My notes on Mickey Keating’s Psychopaths.
Sometime in the past – bits of costuming, hairstyles and tech suggest anywhere from the ‘50s (turntable gramophones) to the ’80s (VHS players) though the psychedelic locus seems to be the ‘70s – serial killer Henry Earl Starkweather (inevitably, Larry Fessenden) goes to the electric chair after ranting that the evil in his head will escape upon death and infect many, many others. It seems that this is indeed the case, though the clutch of murderers who wind through the long night of this narrative are all mad well before the switch is thrown on Henry – even if connections do emerge to the big daddy killer. Stylised violence evokes giallo and J-horror, but the people have a definite ‘70s California drive-in vibe … as does an impressive score from Shayfer James, which runs to an album’s worth of original songs (is this a new genre trend? – FrightFest selection Diane also has a song-based score, and Jordan Galland has collaborated with Julian Lennon on all his films).
Out in the night are Alice (Ashley Bell), a dangerous escaped inmate with a hair-trigger split personality who lives out fantasies as a singer and a brittle Douglas Sirk housewife but also lashes out with violence all the more hideous for being undefined (she monologues in several personalities with exquisite, perfect ‘50s makeup but sometimes a hand gloved in blood strays into the frame). Alice calls on the home of a squabbling couple (Mark Kassim, Miranda Parham), whom the arch narrator (Jeff Daniel Phillips) describes as not being bad people ‘by the standards of this story’, and settles in for murder and monologue. Next door is Blondie (Angela Trimbur), a stripper who has picked up a moustachioed charmer (James Landry Hebert) fresh from his own latest serial murder (he strangles women and collects locks of their hair) and a motel room bludgeoning and immobilises him with anaesthetic in a carseat clinch before playing Audition games on him in her torture basement (acupuncture needles under fingernails, etc). Also in the mix are a masked, scarred guy (Sam Zimmerman) who has violently invaded Blondie’s club in search of a victim (Christina Elizabeth Smith) who turns out to be already dead, seemingly under the influence of Starkweather (who might be his abusive father) and a cop with non-regulation hair for any time period (Jeremy Gardner) who takes the masked man out into the desert for summary execution only to find he has a struggle on his hands.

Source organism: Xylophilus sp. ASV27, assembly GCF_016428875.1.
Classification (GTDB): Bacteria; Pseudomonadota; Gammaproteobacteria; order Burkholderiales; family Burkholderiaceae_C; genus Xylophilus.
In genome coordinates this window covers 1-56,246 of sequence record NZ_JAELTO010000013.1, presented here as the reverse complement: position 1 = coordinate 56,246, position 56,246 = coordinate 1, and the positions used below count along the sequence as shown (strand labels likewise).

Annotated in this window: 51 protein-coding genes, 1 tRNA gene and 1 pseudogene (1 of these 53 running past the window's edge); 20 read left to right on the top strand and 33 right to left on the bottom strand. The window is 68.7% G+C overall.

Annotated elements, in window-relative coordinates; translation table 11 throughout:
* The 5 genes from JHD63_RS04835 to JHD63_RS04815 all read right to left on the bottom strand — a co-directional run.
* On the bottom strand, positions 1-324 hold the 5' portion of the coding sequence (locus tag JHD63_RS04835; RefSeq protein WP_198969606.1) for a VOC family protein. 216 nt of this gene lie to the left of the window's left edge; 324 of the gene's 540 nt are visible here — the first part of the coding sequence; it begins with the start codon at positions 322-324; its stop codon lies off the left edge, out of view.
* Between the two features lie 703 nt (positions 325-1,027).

Writer-director Mickey Keating is turning out movies at a hectic pace – Pod, Darling, Carnage Park – and establishing his own set of interests and mannerisms (plus a repertory company of interesting actors) which in this instance puts him somewhere between Rob Zombie (albeit with a functioning human heart) and Nicolas Winding Refn (Keating’s favourite light source is pastel neon). He jumbles his storylines, starting with one of several climaxes and zipping back and forth, winding between atrocities while connections spark … or close encounters are narrowly averted. Starkweather Jr and Blondie both have cartoony plastic masks, to conceal Cropsy/Freddy-like scars or a scarcely less blank pretty face, while Alice arches her eyebrows and twitches as she argues with herself and Starkweather rants at the camera. This night is so dark that exteriors have a feel I associate with HG Lewis – well-lit upfront action (a burning police car) and characters but deep space behind them – and it might all be taking place in a pocket universe or stage set a la Dogville or some of the odder corners of David Lynch’s filmography. It’s an emptied box of jigsaw pieces the viewer has to fit together while the film plays, with visual and aural clues and cues – but there’s a double edge to the narrator’s shrugged admission that it’s all on the sketchy side (‘sorry if the violence was too gratuitous and the story was too ambiguous’) and as many viewers will stumble out scratching their heads as won over by the enclosed weird world.